In preparation for a paper on Sidney Herbert Ray (1858-1939), the linguist with the 1898 Cambridge Anthropological Expedition to Torres Straits, I had occasion to view Ray's archive, deposited in the School of Oriental and African Studies (SOAS) Library of the University of London. The archive was microfilmed for the National Library of Australia as part of the Joint Copying Project and copies made available to the various state libraries. One of the purposes of this bibliography is to bring Ray's archive, a rich resource for Pacific linguists and ethnographers, to the attention of scholars who may be unaware of it.
Ray began his studies in `Oceanic' languages in 1887 and became a world authority on the languages of this region. He largely authored the third report of the Cambridge expedition, entitled `Linguistics' (Ray 1907), which, despite analytical flaws, remains a remarkable work of scholarship. It is still the most comprehensive and arguably the most influential work on the traditional Torres Strait languages and includes contributions from other expedition members: Seligmann and Wilkin on the gesture language of the western Islanders (pp 255-60); Haddon on the gesture language of the eastern Islanders (pp 261-62); Seligmann and Haddon on fire signals (pp 263); and Seligmann and George Pimm (or Pym), a pearl-sheller living at Cape Grenville, on Otati (now Wuthathi), an eastern Cape York language (pp 277-80). A quarter of the volume is devoted to the languages of British New Guinea.
Over many years, Ray collected a vast archive of monographs, manuscripts, wordlists and correspondence on hundreds of languages. Nor was he the narrow academic specialist. His archive includes works on the ethnography, folklore, history, religion, psychology and literature of the world's peoples, on the histories of missions, voyages, exploration, geography and biography.
According to Ray, the first European record of a Torres Strait language was made in 1822 (of the eastern language) but did not survive.(1) The earliest published accounts and brief wordlists of the traditional Torres Strait languages appeared as appendices in ships' logs and diaries of British mariners, who visited the strait from the 1820s. They and the London Missionary Society (LMS) missionaries, who established their Papuan Mission in Torres Strait in 1871, observed that, despite some overlap in vocabulary, the Islanders spoke two separate languages, which corresponded to the east-west ethnological division in the strait. The LMS teachers and missionaries compiled wordlists in both languages(2) and published versions of the Gospels; the Church of England, which accepted spiritual authority over the Islanders in 1915, continued the tradition, adding its own hymns and liturgy.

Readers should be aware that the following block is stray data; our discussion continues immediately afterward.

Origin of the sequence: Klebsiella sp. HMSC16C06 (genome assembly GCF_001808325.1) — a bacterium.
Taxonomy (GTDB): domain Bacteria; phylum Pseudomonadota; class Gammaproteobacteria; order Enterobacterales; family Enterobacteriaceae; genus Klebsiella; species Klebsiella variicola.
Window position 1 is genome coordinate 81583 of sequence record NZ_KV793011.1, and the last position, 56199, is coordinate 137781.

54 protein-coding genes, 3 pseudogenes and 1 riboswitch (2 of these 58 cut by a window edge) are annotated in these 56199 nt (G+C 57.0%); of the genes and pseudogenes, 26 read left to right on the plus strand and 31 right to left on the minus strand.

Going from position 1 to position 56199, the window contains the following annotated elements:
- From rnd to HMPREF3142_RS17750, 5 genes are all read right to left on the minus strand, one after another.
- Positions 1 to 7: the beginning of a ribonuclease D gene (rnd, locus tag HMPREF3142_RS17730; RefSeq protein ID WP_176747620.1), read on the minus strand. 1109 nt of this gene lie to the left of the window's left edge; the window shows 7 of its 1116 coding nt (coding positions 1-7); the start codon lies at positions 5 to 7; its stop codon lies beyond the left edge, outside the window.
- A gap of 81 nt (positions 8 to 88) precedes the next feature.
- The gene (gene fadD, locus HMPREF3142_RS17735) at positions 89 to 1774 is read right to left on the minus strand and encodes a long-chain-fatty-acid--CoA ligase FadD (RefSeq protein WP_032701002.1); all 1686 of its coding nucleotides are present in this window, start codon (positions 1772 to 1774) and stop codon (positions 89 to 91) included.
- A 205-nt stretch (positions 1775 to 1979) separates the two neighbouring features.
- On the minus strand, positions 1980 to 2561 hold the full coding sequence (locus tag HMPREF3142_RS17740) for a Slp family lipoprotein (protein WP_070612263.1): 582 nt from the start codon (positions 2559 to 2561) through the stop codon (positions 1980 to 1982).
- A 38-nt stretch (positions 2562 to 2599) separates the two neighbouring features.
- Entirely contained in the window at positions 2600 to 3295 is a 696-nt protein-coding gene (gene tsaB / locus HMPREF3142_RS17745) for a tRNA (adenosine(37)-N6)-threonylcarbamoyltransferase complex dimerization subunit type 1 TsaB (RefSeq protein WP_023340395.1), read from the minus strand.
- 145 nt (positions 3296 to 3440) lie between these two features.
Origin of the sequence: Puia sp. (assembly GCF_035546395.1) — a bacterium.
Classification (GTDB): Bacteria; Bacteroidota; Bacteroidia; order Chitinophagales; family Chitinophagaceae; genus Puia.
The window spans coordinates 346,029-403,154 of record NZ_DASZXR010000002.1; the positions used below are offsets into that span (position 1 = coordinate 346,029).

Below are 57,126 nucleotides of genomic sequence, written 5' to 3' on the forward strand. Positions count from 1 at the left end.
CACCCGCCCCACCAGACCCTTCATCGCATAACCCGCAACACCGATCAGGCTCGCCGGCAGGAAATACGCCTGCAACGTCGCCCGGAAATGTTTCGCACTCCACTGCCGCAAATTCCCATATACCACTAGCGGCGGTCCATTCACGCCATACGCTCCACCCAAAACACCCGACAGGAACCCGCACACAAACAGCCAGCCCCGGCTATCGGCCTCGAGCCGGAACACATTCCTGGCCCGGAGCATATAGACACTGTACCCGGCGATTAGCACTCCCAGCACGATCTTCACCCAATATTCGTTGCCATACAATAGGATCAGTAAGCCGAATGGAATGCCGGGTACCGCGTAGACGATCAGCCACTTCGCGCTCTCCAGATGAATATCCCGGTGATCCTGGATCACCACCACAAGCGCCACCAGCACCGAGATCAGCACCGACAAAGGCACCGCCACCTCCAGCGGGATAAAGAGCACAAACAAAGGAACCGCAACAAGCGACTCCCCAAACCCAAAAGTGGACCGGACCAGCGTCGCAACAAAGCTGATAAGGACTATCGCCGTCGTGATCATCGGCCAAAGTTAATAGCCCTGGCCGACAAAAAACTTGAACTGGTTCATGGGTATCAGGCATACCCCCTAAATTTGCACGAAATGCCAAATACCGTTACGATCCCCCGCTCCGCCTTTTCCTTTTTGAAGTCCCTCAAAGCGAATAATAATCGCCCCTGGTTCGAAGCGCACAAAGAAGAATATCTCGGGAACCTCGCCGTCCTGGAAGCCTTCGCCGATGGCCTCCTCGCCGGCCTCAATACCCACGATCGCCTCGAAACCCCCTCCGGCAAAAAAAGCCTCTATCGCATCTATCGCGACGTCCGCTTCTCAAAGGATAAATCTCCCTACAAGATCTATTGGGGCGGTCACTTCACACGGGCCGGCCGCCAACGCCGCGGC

When Ray joined the expedition, he saw his major tasks as establishing whether a genetic relationship existed between the two Torres Strait languages, the nature of the relationship between them and the languages of their northern and southern mainland neighbours, and whether the Torres Strait languages belonged to the Papuan, Austronesian or Australian language families. A fascinating exercise in itself, it could also be expected to shed light on the relations among the peoples of the region. As a result of his researches, he established that the easterners spoke a Papuan language (today called Meriam Mir) and the westerners, an Australian language (now called Kala Lagaw Ya on Mabuiag and Badu and Kalaw Kawaw Ya on Saibai, Boigu and Dauan).
Nineteenth century wordlists, descriptions and analyses (Ray's archive, SOAS)
Ray's SOAS archive contains additional nineteenth century published and unpublished wordlists, hymns, gospels and parables in Torres Strait, New Guinea and Australian mainland languages.
Brierly, O.W. 1849 Journal on H.M.S. Rattlesnake, 17 Oct - 6 Nov 1849, Evans Bay, Cape York, unpublished ms.
Chalmers, J. …